When my mom died, in September of 1971, I quit my job, bought a 21-foot Winnebago motor home, and took off, more running from than running to.
I came across the journal I wrote during my travels, and for no particular reason, felt like sharing it with you. Here are two excerpts:
12-14-71 54th day. Beside the Gulf of Mexico. 12:47 p.m.
Where to start? How to pick up one thought, like one single shell on the beach, and let the others be? Looking out the camper window across the narrow beach dotted with rusting tin cans, un-rusting aluminum cans, plastic bottles, mysterious boards and beams whose past I’ll never know (and they have forgotten), the Gulf goes on about its business with a continuous, eternal “hiss.” And the shells. Millions upon millions of them in any given one-block area, each like a snowflake, completely unique. Of a thousand varieties, and within a narrower spectrum, colors, shapes and intricate configurations. Some are flat and round, like drop cookies. Others are pale and humped, like potato rolls, still others like bagels, smooth and crisp-looking.
Whenever I walk along the beach, I always look straight down at the ground. That way the world unravels much more slowly, but in much greater detail.
Took several long walks along the beach today, collecting shells. Collecting shells must surely be one of the most common and, in the long run, useless hobbies of mankind. They are, indeed beautiful, but there are so many of them I’d have the camper full to the rafters in two days if I tried to keep them all. And then, like the dog that caught the car he was chasing: what do you do with them. They invariably end up in a drawer somewhere and no one can remember exactly where they came from. Neither, I’m sure, do they.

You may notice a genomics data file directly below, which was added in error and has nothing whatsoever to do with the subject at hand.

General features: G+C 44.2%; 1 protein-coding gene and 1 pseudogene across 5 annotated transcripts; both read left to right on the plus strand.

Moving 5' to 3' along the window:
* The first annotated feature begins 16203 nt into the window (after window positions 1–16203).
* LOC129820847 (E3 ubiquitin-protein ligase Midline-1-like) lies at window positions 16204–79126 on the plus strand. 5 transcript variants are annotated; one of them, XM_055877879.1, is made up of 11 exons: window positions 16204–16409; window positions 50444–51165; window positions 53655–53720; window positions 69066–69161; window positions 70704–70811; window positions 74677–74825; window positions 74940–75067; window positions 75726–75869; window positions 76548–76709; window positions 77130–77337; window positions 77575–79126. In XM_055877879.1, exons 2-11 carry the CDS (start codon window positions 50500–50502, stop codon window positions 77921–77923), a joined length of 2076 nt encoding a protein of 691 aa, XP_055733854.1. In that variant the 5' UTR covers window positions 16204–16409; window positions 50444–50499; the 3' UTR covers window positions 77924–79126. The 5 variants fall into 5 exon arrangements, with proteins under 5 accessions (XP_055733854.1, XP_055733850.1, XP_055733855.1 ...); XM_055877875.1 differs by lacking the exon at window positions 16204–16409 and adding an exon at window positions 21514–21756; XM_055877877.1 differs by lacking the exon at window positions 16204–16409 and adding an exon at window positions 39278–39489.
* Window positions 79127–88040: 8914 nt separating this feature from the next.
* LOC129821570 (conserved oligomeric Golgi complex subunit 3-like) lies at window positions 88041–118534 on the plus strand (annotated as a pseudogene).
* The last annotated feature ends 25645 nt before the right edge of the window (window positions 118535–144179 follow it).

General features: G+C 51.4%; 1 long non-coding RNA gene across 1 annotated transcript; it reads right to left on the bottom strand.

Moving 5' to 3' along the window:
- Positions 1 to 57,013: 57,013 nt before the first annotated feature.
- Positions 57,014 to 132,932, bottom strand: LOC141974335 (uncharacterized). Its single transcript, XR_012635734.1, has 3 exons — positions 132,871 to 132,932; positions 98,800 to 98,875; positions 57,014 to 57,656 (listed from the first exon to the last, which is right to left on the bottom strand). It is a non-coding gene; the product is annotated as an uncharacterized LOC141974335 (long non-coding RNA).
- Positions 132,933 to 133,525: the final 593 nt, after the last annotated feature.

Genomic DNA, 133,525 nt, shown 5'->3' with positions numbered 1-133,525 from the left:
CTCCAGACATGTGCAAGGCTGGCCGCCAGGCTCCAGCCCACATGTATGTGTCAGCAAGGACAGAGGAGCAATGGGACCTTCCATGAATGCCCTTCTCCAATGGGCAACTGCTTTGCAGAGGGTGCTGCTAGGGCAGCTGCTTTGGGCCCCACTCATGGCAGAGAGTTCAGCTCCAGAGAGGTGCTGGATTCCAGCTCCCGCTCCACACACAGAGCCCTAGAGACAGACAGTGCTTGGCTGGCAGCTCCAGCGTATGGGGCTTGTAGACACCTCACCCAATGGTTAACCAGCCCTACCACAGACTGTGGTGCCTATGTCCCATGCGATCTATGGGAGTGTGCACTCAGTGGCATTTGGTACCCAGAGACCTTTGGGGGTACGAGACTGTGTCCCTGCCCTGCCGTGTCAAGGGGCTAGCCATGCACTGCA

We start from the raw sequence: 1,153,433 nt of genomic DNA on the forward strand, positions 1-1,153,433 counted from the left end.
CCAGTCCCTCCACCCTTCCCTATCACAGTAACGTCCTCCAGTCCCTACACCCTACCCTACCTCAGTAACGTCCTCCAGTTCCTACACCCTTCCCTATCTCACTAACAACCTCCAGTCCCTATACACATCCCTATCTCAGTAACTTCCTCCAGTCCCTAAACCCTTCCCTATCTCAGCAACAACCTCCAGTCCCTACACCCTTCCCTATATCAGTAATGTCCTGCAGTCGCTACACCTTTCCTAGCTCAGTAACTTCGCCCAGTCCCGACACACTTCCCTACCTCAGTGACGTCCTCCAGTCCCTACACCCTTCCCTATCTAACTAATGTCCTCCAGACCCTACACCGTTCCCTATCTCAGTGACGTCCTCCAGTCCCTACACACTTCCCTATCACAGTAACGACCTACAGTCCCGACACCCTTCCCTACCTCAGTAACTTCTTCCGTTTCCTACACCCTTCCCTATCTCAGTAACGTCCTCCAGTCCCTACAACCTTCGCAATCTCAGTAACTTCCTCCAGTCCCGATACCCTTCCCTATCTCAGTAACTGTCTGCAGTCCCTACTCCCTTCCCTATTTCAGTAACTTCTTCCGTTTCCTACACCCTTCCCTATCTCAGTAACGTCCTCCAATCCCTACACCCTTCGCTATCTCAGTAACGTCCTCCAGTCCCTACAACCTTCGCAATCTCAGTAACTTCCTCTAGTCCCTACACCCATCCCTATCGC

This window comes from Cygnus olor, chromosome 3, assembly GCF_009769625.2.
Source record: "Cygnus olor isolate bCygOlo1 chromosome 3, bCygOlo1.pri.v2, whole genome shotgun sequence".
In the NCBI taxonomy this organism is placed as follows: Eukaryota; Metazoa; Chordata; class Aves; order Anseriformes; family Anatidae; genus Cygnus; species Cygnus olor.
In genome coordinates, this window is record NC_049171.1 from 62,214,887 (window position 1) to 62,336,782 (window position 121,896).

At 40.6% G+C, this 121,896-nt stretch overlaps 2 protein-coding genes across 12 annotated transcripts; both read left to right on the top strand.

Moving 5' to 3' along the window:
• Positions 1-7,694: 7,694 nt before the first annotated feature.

One wonders: does anyone ever turn off the ocean when no one is around to watch? Does the wind carry the waves into shore, or do the waves fan the wind? How many waves have existed since time began?
12-15-71 55th Day. Beside the Gulf of Mexico. 9:08 a.m.
A hearty breakfast (tomato juice, toast and peanut butter, milk, and coffee) followed by chores ( doing dishes) and soon after writing this, a long walk on the beach. I feel rather like Thoreau. The day is overcast and the gulf has pulled back from the shore about 50 feet, apparently to think it over.
The road I’ve taken between Galveston and Port Arthur sees very little traffic, and there is no sizeable human settlement for miles. The result was, last night, one of those totally black nights I used to associate with nights at sea.
Still, from somewhere I can hear a low, regular thrumming sound like a working engine, whose source I can’t identify. Strange, I thought it might be the electric wires running beside the road, but they have a hum of their own which is much more high pitched.
A large flock of black birds has found something fascinating (to them) in the field directly across the road and they are busily moving on the ground as if they thought they were a herd of grazing cows.
The ground is very flat with trees only on the horizon (logical, since trees on a large level plain create a horizon), all tired green mixed with the brown of dead weeds. Here and there, if one looks close, are little clumps of yellow daisies with large button-brown centers.
2:40 p.m. Out walking, collecting shells, washing and soaking them. I must have 300 of them by now. I’m going to experiment with shellacking them and perhaps mounting them in some way. If it can’t be done, I’ll just throw them away. I don’t know what I’ll do with them in the meantime.
I must have walked at least 5 miles along the beaches, and enjoyed every moment of it. Perhaps I can become a beach bum.